Coccolithophore populations and their contribution to carbonate export during an annual cycle in the Australian sector of the Antarctic zone
2510.90 Geología Marina
2417.05 Biología Marina
Fecha de publicación
Nature Publishing Group
Rigual Hernández, A.S., Flores, J.A., Sierro, F.J., Fuertes, M.A., Cros, L., Trull, T.W. (2018). Coccolithophore populations and their contribution to carbonate export during an annual cycle in the Australian sector of the Antarctic zone. Biogeosciences 15, 1843-1862.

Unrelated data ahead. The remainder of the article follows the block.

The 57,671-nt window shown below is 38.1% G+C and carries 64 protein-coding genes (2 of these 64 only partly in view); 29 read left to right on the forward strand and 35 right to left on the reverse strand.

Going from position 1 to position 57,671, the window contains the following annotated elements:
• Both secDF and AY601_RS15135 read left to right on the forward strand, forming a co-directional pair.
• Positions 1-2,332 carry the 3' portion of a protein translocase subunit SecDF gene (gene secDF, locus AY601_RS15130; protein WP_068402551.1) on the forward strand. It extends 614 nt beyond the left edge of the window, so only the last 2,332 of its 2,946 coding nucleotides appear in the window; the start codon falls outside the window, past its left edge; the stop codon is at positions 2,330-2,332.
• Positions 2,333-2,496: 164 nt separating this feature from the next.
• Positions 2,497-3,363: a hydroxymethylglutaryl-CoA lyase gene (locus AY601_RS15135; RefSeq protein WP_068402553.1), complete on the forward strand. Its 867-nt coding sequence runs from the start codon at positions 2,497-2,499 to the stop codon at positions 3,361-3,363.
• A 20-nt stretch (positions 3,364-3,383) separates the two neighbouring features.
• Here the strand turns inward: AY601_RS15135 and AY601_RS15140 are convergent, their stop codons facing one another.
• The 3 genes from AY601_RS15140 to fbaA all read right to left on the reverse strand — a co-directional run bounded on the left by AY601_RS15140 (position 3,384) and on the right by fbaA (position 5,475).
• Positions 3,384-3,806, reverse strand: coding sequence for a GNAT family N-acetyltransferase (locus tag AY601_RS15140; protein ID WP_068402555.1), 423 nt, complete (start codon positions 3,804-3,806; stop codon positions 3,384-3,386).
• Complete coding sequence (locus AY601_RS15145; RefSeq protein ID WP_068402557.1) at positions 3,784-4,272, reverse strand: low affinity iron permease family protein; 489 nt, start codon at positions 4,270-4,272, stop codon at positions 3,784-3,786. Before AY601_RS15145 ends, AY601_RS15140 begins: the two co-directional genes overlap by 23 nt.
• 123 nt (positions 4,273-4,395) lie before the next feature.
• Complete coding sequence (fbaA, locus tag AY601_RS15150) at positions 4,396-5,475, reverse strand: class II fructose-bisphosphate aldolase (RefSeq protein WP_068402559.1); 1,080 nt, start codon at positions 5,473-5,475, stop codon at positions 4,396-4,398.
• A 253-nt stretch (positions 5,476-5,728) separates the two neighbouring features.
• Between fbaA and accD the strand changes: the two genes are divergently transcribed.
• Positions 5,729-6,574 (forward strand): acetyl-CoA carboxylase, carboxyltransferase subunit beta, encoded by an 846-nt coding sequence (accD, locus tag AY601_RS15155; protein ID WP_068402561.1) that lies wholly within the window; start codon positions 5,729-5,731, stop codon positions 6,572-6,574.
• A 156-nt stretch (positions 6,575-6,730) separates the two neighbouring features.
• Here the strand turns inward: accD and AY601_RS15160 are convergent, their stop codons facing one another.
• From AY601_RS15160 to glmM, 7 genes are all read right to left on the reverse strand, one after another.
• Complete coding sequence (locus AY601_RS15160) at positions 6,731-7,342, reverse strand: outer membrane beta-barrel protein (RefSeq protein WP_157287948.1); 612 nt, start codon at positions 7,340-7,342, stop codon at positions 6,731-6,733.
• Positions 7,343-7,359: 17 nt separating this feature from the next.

[EN]he Southern Ocean is experiencing rapid and relentless change in its physical and biogeochemical properties. The rate of warming of the Antarctic Circumpolar Current exceeds that of the global ocean, and the enhanced uptake of carbon dioxide is causing basin-wide ocean acidification. Observational data suggest that these changes are influencing the distribution and composition of pelagic plankton communities. Long-term and annual field observations on key environmental variables and organisms are a critical basis for predicting changes in Southern Ocean ecosystems. These observations are particularly needed, since high-latitude systems have been projected to experience the most severe impacts of ocean acidification and invasions of allochthonous species. Coccolithophores are the most prolific calcium-carbonate-producing phytoplankton group playing an important role in Southern Ocean biogeochemical cycles. Satellite imagery has revealed elevated particulate inorganic carbon concentrations near the major circumpolar fronts of the Southern Ocean that can be attributed to the coccolithophore Emiliania huxleyi. Recent studies have suggested changes during the last decades in the distribution and abundance of Southern Ocean coccolithophores. However, due to limited field observations, the distribution, diversity and state of coccolithophore populations in the Southern Ocean remain poorly characterised. We report here on seasonal variations in the abundance and composition of coccolithophore assemblages collected by two moored sediment traps deployed at the Antarctic zone south of Australia (2000 and 3700 m of depth) for 1 year in 2001–2002. Additionally, seasonal changes in coccolith weights of E. huxleyi populations were estimated using circularly polarised micrographs analysed with C-Calcita software. Our findings indicate that (1) coccolithophore sinking assemblages were nearly monospecific for E. huxleyi morphotype B/C in the Antarctic zone waters in 2001–2002; (2) coccoliths captured by the traps experienced weight and length reduction during summer (December–February); (3) the estimated annual coccolith weight of E. huxleyi at both sediment traps (2.11 ± 0.96 and 2.13 ± 0.91 pg at 2000 and 3700 m) was consistent with previous studies for morphotype B/C in other Southern Ocean settings (Scotia Sea and Patagonian shelf); and (4) coccolithophores accounted for approximately 2–5 % of the annual deep-ocean CaCO3 flux. Our results are the first annual record of coccolithophore abundance, composition and degree of calcification in the Antarctic zone. They provide a baseline against which to monitor coccolithophore responses to changes in the environmental conditions expected for this region in coming decades.
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